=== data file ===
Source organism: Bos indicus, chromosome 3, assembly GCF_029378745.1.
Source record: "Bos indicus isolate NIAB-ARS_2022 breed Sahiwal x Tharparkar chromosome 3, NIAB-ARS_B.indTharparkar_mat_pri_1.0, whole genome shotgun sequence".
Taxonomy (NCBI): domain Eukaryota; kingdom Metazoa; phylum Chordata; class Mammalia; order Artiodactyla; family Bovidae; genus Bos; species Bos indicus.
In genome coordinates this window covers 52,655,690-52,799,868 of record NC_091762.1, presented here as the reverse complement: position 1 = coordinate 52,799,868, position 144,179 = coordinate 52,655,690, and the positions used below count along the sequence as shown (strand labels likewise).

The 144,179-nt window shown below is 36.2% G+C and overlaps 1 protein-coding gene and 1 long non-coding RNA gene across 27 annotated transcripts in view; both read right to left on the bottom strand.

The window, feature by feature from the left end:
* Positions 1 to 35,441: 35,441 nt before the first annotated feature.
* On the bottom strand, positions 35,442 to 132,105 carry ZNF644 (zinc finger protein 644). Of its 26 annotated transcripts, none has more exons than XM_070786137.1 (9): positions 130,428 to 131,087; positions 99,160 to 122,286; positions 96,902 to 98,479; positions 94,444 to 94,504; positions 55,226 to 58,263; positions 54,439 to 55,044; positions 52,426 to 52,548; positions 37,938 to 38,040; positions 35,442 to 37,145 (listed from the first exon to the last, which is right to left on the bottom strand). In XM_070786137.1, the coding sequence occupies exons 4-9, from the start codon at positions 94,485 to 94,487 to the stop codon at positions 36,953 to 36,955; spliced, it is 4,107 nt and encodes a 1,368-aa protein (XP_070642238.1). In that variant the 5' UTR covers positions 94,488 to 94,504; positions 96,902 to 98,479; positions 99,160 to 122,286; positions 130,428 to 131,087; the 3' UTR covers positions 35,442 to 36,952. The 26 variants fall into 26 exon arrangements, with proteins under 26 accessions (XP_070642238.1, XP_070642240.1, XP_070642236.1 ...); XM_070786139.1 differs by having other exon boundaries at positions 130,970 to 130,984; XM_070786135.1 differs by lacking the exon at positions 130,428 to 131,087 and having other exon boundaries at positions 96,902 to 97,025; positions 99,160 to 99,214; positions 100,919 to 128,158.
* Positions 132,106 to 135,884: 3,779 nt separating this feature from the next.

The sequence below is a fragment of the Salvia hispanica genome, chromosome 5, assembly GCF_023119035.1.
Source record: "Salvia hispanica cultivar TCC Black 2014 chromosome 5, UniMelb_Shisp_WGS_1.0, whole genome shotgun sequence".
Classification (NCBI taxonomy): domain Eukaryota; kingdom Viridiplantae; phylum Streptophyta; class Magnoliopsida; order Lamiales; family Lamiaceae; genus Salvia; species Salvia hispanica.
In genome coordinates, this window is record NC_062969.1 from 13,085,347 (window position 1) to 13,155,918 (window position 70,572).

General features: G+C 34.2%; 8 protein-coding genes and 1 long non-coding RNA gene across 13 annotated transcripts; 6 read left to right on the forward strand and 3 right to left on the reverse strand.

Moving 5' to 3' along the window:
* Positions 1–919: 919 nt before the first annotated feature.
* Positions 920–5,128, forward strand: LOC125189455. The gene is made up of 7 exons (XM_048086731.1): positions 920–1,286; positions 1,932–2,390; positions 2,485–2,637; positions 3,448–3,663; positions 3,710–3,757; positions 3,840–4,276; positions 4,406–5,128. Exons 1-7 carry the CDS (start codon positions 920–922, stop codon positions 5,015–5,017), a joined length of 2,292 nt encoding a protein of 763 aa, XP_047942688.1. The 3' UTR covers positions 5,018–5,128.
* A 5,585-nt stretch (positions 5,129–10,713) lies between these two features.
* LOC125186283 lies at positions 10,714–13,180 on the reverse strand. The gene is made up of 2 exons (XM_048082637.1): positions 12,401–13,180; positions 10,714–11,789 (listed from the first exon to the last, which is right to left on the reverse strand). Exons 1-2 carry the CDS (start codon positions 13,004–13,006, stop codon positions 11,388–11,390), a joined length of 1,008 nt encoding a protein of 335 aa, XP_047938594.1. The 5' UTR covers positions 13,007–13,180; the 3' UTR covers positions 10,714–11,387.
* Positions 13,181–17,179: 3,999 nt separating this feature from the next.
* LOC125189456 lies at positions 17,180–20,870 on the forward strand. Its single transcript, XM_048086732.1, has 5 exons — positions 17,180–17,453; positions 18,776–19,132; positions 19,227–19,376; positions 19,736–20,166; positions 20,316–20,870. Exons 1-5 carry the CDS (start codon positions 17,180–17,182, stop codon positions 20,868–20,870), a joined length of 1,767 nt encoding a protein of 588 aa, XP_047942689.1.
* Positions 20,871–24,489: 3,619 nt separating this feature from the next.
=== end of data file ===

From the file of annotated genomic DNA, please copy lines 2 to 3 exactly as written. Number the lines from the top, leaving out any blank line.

Source record: "Bos indicus isolate NIAB-ARS_2022 breed Sahiwal x Tharparkar chromosome 3, NIAB-ARS_B.indTharparkar_mat_pri_1.0, whole genome shotgun sequence".
Taxonomy (NCBI): domain Eukaryota; kingdom Metazoa; phylum Chordata; class Mammalia; order Artiodactyla; family Bovidae; genus Bos; species Bos indicus.